Every January I look forward to attending THE MANOR by Kathrine Bates, presented by Theatre 40 inside the historic Greystone Mansion in Beverly Hills where the story upon which it is based actually took place. Now celebrating its 17th year, the annual production has become a Los Angeles/Beverly Hills institution with several performances selling out even before tickets go on sale to the public. Its popularity, no doubt, is due to the scandalous true story as told by the talented actors, costumed to time-period perfection, as well as the chance to be inside the grand and glorious architectural landmark in which the events of 90 years ago actually took place, performed in two acts taking place 10 years apart. The names of all characters in the Doheny saga have been changed, of course, “to protect the guilty” as we are told before the play begins by the mansion’s loyal butler, James (Daniel Lench who has masterfully played the part for 6 years).
After walking through the wondrous park grounds surrounding the mansion, audience members are escorted into the grand hall “living room” of majestic Greystone, built in 1928 as a gift to Doheny’s only son and heir which was a happy, family home for too short a time. The first floor rooms used for the play’s scenes are marvelously decorated by the show’s producer David Hunt Stafford and Jackie Petras. Once seated, the audience is split into 3 smaller groups and led by the household staff (Daniel Lench, Katherine Henryk, and Esther Richman) from room to room in the lovingly restored Greystone Mansion as different scenes of the narrative are portrayed, leading up to a shocking and apparent murder and suicide on the grand staircase. Be sure to take the time to read posted signs with photos from 1928 and 1945 in each room.
Director Martin Thompson has re-staged a few of the scenes this year, adding a better chance for the audience to seat around the action and feel more a part of what is going on as characters enter and exit scenes around them. Thompson, known for his wondrous character portrayals in many Theatre 40 productions, lends his refined demeanor to Frank Parsons, Esq., the long-time lawyer of the fabulously wealthy family patriarch and mining tycoon Charles MacAlister, authentically portrayed by Darby Hinton with just the right amount of good-old-boy charm, swagger and a trusting nature even though he knows better.
As MacAlister’s son Sean (newcomer to the party Eric Keitel) and his new wife, Parsons’ daughter Abby (lithe and lovely Annalee Scott) celebrate their marriage, Charles makes an illegal if well-intentioned loan to Senator Alfred Winston (a stand-in for Secretary of the Interior Albert Fall, portrayed by another annual favorite Daniel Leslie as a good-old Southern boy with a serious gambling problem). In reality, both men face imminent disgrace and worse in the oncoming Teapot Dome bribery scandal, which engulfed the Warren Harding administration, here represented by a deal made for lucrative mining rights in exchange for building up Pearl Harbor in Hawaii. But it’s the matter of a personal cash loan to Winston to pay off gambling debts, seen as a bribe to make the lucrative deal happen, that sends the two men into a lengthy and costly legal battle with the government.
Returning to the production this year as the two men’s wives are Carol Potter as Marion MacAlister and Melanie MacQueen as Cora Winston. Both display a bit of distain for the other, perhaps out of jealousy but probably more so for the lack of trust each has with her husband which has caused them much social disgrace. After their final scene together, it is very apparent as the Winstons leave the mansion together with their backs turned, you know they will never be invited back again. Not so for Leslie and MacQueen, married in real life, who no doubt will continue playing these two characters for as long as THE MANOR runs!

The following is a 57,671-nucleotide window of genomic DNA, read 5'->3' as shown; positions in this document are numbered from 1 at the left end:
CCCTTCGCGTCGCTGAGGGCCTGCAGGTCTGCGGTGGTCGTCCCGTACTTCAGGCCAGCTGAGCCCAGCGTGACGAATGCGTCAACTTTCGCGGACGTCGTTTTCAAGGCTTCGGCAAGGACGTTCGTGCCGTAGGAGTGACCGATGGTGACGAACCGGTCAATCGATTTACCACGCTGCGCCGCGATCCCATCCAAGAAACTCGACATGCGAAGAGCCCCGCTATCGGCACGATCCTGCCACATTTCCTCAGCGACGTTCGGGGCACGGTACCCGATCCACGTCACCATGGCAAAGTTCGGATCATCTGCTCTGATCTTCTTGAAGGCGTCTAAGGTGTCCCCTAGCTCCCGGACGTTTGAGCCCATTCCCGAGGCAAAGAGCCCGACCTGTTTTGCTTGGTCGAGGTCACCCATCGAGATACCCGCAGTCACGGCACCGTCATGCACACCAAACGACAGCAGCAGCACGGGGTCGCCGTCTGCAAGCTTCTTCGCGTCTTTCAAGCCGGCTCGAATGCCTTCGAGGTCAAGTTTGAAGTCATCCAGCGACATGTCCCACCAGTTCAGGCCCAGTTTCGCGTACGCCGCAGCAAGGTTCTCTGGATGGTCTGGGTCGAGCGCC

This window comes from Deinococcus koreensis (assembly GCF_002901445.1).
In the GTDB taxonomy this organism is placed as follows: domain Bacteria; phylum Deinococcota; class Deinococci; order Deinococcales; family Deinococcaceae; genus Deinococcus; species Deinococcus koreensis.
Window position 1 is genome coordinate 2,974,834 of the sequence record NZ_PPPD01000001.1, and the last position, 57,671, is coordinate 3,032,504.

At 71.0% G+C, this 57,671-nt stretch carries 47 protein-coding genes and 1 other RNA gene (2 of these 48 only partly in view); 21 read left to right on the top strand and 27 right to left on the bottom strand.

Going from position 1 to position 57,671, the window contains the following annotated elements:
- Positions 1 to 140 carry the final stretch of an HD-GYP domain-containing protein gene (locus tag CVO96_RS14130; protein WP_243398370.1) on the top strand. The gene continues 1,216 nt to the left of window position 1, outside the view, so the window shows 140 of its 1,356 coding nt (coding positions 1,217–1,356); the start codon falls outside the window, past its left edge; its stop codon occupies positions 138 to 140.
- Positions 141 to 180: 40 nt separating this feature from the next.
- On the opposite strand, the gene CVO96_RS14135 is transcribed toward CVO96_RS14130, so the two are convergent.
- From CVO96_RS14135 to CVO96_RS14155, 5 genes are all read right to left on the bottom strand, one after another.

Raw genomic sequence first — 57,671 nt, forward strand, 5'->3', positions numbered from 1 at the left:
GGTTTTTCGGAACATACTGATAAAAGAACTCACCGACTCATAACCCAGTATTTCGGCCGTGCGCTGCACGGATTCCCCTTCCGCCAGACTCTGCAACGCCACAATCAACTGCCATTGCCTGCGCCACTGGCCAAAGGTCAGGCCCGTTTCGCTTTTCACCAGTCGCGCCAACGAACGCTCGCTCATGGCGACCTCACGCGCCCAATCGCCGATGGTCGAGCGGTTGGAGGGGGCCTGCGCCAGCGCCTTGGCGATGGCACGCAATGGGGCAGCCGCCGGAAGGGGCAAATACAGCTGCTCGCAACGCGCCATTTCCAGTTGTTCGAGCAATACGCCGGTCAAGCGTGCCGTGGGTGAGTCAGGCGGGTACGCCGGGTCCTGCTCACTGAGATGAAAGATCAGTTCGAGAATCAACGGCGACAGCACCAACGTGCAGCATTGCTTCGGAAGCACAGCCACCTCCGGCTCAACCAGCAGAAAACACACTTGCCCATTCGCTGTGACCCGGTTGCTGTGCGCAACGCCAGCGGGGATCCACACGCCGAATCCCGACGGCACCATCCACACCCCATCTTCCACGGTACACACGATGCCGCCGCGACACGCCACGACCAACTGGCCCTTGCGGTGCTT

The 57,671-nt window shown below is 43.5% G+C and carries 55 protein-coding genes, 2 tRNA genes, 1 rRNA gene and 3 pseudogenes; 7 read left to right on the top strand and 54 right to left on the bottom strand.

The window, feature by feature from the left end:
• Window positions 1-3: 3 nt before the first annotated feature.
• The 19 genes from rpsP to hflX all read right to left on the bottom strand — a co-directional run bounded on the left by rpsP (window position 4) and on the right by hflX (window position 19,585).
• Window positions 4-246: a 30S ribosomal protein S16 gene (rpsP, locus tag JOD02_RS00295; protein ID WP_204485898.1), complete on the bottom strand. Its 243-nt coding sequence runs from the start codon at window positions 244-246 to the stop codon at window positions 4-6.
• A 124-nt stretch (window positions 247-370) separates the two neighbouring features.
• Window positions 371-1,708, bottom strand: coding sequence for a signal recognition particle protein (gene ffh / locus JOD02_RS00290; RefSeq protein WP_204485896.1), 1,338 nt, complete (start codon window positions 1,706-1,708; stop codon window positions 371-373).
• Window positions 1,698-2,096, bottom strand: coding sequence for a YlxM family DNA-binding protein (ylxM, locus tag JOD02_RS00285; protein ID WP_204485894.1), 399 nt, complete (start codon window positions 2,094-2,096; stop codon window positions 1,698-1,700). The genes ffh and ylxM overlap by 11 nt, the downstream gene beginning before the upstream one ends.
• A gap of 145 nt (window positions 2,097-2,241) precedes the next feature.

Another guest at the wedding is the handyman and Abby’s jilted flame Gregory Pugh (handsome Mikel Parraga-Wells who returns for his second time and nails the role) and his flapper-entertainer wife Henrietta (Kira Brannlund who is dressed a bit more classy in this year’s production, yet still manages to flirt her way around all the men as she drops black feathers from her boa), a mismatched couple if there ever was one. For you see, Greg wanted to marry Abby but was forbidden to do so by her father who had greater plans for his daughter’s financial future. It’s apparent Abby really did love Greg and would have married him had her father not forbid it. No doubt Greg’s descent into alcoholism would have been avoided had he been able to marry the real love of his life rather than marrying a gold-digger on the rebound whose only real interest in him was to further her career and gain a more stable financial future.
The infamous murder/suicide which took place in the mansion occurs near the end of the play, with a drunken and drugged-out Greg confronting Sean with the fact he believes Abby really loves him and refuses to believe she loves Sean for anything other than his money. But before anything is worked out, gunfire erupts and the two men lay dead on the floor. How can the MacAlister clan survive such heartbreak and sorrow? Barely, it seems, at the conclusion of the play as everyone mourns the loss of MacAlister’s beloved son. It’s a tale so unbelievable that if it hadn’t actually happened, Hollywood (and playwright Kathrine Bates) could not have invented it.
With so few tickets remaining, please order yours ASAP to guarantee your seat at this extraordinary event!